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Urbanization Poses Risks to Integrated Landscapes in Kenya

Climate change effects are harder to model in multi-functional landscapes. Photo by Neil Palmer (CIAT), of ploughed fields in Kibirichia, Mount Kenya region. Via Flikr - bit.ly/KBQf7i.

Climate change effects are harder to model in multi-functional landscapes. Photo by Neil Palmer (CIAT), of ploughed fields in Kibirichia, Mount Kenya region. Via Flikr – bit.ly/KBQf7i.

By Isaiah Esipisu  – Freelance journalist specializing in agriculture and climate change reporting

Kenya is one of the leading countries in Africa to embrace the Integrated Landscape Approach, though experts attending the Landscapes for People, Food and Nature in Africa Conference say that urbanization and the quest for development is a real threat to this progress.

“Urbanization is a major conflict for rural landscapes in Kenya, hence, there is an urgent need for the government to develop a policy for rural development, and an acceptable plan for land use,” said Hon. Joshua Irungu, the Governor for Laikipia County.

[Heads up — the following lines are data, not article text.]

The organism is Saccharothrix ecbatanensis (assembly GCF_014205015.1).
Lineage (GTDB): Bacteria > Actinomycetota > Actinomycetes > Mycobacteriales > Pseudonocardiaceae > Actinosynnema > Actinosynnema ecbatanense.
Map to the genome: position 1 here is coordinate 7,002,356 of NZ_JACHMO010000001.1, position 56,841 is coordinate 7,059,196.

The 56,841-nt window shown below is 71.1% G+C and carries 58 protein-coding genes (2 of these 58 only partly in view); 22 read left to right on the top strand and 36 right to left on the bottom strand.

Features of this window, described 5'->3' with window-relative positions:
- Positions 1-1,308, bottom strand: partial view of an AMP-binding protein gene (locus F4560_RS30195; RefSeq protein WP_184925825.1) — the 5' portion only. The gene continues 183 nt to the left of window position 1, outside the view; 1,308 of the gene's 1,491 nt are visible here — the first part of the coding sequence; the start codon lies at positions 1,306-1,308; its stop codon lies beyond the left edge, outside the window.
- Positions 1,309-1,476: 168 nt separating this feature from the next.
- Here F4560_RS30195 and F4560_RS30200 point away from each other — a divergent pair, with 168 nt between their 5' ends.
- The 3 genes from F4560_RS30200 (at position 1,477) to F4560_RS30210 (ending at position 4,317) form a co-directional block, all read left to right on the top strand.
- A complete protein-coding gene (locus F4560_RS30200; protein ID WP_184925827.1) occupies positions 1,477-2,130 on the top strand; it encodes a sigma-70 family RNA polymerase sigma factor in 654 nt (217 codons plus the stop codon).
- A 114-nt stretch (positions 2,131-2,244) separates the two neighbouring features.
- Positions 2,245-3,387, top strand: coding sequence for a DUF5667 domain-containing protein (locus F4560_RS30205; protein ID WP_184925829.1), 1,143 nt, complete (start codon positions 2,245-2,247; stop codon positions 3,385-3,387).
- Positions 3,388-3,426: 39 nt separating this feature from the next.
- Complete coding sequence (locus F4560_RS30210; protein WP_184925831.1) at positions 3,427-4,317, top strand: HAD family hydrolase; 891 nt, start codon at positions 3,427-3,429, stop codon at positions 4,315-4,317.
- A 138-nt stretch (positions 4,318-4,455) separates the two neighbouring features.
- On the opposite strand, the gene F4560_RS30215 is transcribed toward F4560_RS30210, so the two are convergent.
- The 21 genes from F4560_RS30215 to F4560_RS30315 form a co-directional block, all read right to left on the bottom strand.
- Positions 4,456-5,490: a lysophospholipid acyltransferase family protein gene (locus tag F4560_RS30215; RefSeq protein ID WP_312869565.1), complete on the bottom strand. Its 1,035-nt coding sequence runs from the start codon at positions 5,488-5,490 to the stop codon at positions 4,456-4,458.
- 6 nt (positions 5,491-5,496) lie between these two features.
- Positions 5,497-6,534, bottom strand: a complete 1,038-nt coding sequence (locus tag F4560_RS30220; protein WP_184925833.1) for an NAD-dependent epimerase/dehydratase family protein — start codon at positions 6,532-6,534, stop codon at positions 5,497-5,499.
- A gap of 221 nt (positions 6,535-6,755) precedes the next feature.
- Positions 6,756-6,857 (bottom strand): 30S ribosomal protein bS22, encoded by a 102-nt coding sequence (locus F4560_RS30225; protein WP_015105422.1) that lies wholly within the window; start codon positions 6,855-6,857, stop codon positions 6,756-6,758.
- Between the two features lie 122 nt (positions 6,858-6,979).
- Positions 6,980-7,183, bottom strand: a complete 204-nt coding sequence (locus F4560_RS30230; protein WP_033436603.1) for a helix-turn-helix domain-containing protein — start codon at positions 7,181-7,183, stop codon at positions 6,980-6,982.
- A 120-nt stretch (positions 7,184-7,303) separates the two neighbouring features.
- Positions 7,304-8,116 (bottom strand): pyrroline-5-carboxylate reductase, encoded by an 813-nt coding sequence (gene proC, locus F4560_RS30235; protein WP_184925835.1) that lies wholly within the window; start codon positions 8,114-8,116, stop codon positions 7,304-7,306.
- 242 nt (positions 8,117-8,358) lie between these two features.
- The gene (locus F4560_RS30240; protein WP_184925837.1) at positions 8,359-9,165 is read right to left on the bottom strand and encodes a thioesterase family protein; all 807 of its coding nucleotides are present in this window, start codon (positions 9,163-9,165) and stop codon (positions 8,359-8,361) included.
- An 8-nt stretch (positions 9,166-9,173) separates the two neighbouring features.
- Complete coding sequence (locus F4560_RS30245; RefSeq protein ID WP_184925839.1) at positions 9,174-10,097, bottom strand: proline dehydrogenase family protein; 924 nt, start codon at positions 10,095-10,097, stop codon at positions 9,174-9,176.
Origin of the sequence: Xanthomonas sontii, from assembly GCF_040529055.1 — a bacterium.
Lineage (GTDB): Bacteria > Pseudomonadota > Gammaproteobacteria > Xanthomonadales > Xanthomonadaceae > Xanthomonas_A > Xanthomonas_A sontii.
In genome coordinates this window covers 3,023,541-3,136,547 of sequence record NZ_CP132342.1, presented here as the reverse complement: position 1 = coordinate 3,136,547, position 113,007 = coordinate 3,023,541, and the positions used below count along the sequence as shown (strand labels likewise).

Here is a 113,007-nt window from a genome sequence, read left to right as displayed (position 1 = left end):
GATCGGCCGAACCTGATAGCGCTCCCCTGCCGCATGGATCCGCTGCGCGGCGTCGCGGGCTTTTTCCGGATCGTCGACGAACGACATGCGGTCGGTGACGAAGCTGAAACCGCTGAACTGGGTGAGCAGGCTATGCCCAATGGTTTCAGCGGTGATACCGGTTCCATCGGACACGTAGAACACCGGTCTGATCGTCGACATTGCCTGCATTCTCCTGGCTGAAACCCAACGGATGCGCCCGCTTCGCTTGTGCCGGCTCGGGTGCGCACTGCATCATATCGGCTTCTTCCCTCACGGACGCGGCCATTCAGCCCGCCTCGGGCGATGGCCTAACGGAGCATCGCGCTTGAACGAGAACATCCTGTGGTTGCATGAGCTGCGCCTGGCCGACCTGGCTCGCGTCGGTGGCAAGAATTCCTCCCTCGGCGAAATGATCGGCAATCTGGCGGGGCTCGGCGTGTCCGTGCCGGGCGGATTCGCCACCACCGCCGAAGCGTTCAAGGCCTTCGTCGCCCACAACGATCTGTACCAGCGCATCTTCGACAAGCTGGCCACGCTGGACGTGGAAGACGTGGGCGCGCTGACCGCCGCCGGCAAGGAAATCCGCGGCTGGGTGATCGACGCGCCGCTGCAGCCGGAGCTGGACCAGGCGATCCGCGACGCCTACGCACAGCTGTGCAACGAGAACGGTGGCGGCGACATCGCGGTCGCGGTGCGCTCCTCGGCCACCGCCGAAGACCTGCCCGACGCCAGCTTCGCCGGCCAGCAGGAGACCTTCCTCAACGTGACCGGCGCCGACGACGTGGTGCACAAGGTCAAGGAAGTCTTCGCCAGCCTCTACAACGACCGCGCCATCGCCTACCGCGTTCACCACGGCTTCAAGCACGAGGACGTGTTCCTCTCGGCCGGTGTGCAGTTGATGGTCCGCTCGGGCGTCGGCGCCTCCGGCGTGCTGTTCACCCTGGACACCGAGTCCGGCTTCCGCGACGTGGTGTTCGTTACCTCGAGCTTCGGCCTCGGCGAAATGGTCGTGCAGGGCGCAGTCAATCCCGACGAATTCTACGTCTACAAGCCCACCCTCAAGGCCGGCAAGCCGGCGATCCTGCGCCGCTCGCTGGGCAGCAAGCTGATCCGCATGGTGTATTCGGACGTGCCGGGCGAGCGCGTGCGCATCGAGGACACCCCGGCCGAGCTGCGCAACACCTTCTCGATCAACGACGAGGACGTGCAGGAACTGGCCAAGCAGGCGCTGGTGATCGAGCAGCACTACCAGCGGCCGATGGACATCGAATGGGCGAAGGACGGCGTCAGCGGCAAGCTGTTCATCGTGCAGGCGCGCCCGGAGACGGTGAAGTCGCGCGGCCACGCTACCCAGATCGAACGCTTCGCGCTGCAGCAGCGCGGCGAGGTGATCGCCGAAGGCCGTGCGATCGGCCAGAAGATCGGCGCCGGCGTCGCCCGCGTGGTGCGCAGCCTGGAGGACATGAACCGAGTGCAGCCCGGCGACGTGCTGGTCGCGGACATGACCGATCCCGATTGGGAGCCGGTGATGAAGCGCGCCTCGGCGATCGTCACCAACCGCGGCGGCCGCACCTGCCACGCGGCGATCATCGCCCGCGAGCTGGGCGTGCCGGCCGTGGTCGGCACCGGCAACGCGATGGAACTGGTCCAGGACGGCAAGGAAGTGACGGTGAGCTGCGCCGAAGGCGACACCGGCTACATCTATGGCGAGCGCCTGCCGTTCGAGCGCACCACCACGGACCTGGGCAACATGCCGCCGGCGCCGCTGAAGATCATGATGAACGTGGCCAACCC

Hon. Irungu referred to Rwaka area in Kiambu County in Central Kenya, which just a few years ago was a coffee plantation, but has now been converted into an urban centre. “We have other examples like Kitengela and Konza regions in Eastern Kenya, which are quickly transforming into urban centers – thus leading to human wildlife conflict,” he told a plenary session.

Recent work by the Landscapes for People, Food and Nature Initiative has investigated pathways for integrated management of urban regions. Land use planning was found, indeed, to be a key component. The Naivasha landscape in Kenya is a case study of the report.

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